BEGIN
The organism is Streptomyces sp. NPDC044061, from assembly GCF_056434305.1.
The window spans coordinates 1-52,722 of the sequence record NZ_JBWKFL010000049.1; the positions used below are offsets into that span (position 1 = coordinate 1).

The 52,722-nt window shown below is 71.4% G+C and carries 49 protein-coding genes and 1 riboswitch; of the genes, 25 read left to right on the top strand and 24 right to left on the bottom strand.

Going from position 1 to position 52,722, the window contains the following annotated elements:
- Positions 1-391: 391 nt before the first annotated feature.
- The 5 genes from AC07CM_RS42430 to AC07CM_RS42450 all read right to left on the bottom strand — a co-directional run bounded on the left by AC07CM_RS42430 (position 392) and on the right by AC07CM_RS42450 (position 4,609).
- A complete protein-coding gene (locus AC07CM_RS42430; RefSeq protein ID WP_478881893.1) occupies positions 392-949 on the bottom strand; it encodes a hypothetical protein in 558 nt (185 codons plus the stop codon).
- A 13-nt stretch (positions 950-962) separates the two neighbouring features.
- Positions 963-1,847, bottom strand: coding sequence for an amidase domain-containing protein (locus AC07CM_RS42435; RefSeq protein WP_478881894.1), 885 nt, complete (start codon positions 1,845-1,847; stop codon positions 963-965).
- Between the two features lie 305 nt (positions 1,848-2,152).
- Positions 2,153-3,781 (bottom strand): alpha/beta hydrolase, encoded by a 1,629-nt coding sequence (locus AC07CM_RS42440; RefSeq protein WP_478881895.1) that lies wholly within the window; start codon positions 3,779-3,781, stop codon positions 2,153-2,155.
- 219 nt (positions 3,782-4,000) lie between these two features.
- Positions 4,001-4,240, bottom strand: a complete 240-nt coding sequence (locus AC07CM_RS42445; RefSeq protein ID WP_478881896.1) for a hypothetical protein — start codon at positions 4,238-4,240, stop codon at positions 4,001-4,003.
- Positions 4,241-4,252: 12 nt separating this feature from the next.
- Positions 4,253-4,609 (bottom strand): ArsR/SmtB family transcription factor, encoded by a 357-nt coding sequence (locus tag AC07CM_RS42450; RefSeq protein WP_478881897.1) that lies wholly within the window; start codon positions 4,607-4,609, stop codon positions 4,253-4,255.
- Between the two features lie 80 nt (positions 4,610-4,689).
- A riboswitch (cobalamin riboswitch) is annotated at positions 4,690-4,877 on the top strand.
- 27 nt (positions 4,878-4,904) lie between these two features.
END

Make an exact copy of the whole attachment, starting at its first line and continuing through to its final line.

The organism is Streptomyces sp. NPDC044061, from assembly GCF_056434305.1.
The window spans coordinates 1-52,722 of the sequence record NZ_JBWKFL010000049.1; the positions used below are offsets into that span (position 1 = coordinate 1).

The 52,722-nt window shown below is 71.4% G+C and carries 49 protein-coding genes and 1 riboswitch; of the genes, 25 read left to right on the top strand and 24 right to left on the bottom strand.

Going from position 1 to position 52,722, the window contains the following annotated elements:
- Positions 1-391: 391 nt before the first annotated feature.
- The 5 genes from AC07CM_RS42430 to AC07CM_RS42450 all read right to left on the bottom strand — a co-directional run bounded on the left by AC07CM_RS42430 (position 392) and on the right by AC07CM_RS42450 (position 4,609).
- A complete protein-coding gene (locus AC07CM_RS42430; RefSeq protein ID WP_478881893.1) occupies positions 392-949 on the bottom strand; it encodes a hypothetical protein in 558 nt (185 codons plus the stop codon).
- A 13-nt stretch (positions 950-962) separates the two neighbouring features.
- Positions 963-1,847, bottom strand: coding sequence for an amidase domain-containing protein (locus AC07CM_RS42435; RefSeq protein WP_478881894.1), 885 nt, complete (start codon positions 1,845-1,847; stop codon positions 963-965).
- Between the two features lie 305 nt (positions 1,848-2,152).
- Positions 2,153-3,781 (bottom strand): alpha/beta hydrolase, encoded by a 1,629-nt coding sequence (locus AC07CM_RS42440; RefSeq protein WP_478881895.1) that lies wholly within the window; start codon positions 3,779-3,781, stop codon positions 2,153-2,155.
- 219 nt (positions 3,782-4,000) lie between these two features.
- Positions 4,001-4,240, bottom strand: a complete 240-nt coding sequence (locus AC07CM_RS42445; RefSeq protein ID WP_478881896.1) for a hypothetical protein — start codon at positions 4,238-4,240, stop codon at positions 4,001-4,003.
- Positions 4,241-4,252: 12 nt separating this feature from the next.
- Positions 4,253-4,609 (bottom strand): ArsR/SmtB family transcription factor, encoded by a 357-nt coding sequence (locus tag AC07CM_RS42450; RefSeq protein WP_478881897.1) that lies wholly within the window; start codon positions 4,607-4,609, stop codon positions 4,253-4,255.
- Between the two features lie 80 nt (positions 4,610-4,689).
- A riboswitch (cobalamin riboswitch) is annotated at positions 4,690-4,877 on the top strand.
- 27 nt (positions 4,878-4,904) lie between these two features.